The interface is somewhat weaker, with compressed menu options akin to those in the original SNES version, a lack of in-game dungeon maps, no in-game measure of playtime, and sometimes poor direction on how to advance the main storyline. There are some positive aspects, however, such as the ability to see if new equipment the player wishes to purchase increases or decreases a character’s stats, along with the ability to instantly trade in a character’s current gear with improved incarnations. A quicksave feature is also present, alongside the ability to dash, so interaction, while one of the title’s weaker aspects, is by no means a total writeoff.

The story is one of the game’s stronger aspects, with religious overtones that were somewhat ahead of the original version’s time, most characters having decent development as well, although a lackluster localization mars the narrative, alongside the aforementioned poor direction at some points on how to advance the primary storyline.

Inarguably the strongest aspect of the first Breath of Fire sequel is its soundtrack, with plenty of solid tunes that the GameBoy Advance’s general weak aural quality doesn’t mar, although there are admittedly a few parts where it does.

The visuals also look nice, with colorful environs and character sprites representative of their portraits, aside from characters in battle telekinetically executing their normal attacks against foes and occasional palette swaps.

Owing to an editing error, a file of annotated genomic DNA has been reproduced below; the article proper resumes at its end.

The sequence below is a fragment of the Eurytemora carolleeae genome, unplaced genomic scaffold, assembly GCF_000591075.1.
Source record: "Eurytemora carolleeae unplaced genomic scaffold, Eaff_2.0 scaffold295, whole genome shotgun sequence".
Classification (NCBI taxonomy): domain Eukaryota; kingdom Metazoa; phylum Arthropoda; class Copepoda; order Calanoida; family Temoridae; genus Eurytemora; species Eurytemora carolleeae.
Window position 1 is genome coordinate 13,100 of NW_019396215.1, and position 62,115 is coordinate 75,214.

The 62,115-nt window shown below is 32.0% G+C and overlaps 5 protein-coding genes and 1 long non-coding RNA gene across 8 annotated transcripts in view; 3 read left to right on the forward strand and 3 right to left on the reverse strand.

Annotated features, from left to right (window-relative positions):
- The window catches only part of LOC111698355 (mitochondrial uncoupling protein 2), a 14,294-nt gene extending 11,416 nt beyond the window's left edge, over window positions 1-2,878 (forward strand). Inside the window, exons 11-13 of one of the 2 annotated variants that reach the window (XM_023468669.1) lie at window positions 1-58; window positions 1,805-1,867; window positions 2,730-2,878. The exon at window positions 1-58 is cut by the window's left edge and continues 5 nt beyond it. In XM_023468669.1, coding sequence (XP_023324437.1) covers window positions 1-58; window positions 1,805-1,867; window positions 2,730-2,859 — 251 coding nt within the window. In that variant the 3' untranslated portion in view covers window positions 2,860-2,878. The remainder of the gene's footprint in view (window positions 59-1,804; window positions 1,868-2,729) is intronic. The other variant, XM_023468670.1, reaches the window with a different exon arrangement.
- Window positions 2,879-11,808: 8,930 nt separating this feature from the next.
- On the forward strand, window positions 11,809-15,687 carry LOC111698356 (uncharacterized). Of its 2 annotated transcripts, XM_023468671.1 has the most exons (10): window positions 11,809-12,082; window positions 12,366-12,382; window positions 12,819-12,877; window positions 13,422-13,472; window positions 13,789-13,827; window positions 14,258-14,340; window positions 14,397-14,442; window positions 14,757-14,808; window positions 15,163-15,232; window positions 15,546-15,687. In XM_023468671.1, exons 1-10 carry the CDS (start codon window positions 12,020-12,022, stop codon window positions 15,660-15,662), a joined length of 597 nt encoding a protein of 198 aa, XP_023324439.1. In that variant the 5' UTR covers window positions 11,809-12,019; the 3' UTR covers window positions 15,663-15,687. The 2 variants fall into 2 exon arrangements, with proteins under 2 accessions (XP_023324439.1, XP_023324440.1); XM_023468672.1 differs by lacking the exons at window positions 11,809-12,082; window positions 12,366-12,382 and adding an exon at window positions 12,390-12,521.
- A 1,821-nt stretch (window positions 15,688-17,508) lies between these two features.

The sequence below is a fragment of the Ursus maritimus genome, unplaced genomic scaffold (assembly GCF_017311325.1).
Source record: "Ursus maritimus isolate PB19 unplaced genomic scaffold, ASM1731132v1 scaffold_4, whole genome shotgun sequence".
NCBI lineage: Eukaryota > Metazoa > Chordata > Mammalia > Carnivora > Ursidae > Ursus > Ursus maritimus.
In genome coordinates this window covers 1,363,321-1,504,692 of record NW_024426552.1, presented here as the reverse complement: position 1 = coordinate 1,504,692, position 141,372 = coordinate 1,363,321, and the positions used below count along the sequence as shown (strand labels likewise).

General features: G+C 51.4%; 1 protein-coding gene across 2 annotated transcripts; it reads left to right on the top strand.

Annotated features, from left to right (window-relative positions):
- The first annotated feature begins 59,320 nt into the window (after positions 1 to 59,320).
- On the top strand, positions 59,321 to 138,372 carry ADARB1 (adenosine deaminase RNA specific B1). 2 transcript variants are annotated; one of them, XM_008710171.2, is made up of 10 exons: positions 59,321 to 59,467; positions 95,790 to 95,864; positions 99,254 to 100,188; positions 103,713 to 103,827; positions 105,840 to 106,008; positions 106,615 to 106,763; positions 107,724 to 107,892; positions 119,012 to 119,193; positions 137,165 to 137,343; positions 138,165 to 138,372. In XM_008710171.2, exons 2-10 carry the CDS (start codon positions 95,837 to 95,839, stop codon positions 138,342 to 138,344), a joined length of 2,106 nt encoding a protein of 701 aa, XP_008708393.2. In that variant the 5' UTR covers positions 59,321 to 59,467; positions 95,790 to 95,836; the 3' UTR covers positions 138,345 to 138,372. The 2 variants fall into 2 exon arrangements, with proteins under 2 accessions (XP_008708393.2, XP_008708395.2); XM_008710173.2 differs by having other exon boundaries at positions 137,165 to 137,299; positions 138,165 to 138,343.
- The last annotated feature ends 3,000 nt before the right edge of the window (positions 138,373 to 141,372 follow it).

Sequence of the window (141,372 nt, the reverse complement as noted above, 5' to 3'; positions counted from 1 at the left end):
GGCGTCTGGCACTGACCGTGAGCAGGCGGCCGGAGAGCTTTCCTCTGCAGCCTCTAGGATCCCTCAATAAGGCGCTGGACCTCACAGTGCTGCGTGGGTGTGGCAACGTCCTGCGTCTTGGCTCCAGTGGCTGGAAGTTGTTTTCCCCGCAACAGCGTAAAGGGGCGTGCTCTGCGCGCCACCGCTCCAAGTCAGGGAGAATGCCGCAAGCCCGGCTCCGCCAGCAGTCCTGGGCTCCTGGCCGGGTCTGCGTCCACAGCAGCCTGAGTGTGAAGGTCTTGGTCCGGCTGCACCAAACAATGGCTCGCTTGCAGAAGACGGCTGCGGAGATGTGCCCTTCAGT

Finally, getting a good grasp of playing time can be somewhat difficult given the mentioned lack of an in-game clock, this reviewer estimating twenty to forty hours being necessary to complete the game. There also exists decent replayability thanks to a boss fight that can alter the remainder of the game’s narrative, alongside different types of buildings acquirable for the player’s township headquarters.

Overall, Breath of Fire II is for the most part a solid sequel that hits most of the right points, with respect to things such as its battle system the customization of shamans in particular enhances, the enjoyable narrative, the superb soundtrack, and the nice visual presentation. It does have some occasional strikes against it, however, such as a few missables, poor direction at a few points on how to advance the chief storyline, and the same weak translation as the original version. There exists a fan retranslation of the Super NES version, making difficult the decision to play that or the GameBoy Advance iteration, given the latter’s increased battle rewards and dash feature that shaves off superfluous playtime.

The Good:
+Shaman system provides decent twists to battle.
+Decent narrative.
+Solid aural and visual presentation.

The Bad:
-Some missables.
-Sometimes poor direction on how to advance.
-Same lackluster localization as original version.

The Bottom Line:
A good but flawed sequel.

Score Breakdown:
Platform: GameBoy Advance
Game Mechanics: 7/10
Controls: 6/10
Story: 8/10
Localization: 5/10
Music/Sound: 9/10
Graphics: 8/10
Lasting Appeal: 10/10
Difficulty: Hard
Playing Time: 20-40 Hours

Overall: 7.5/10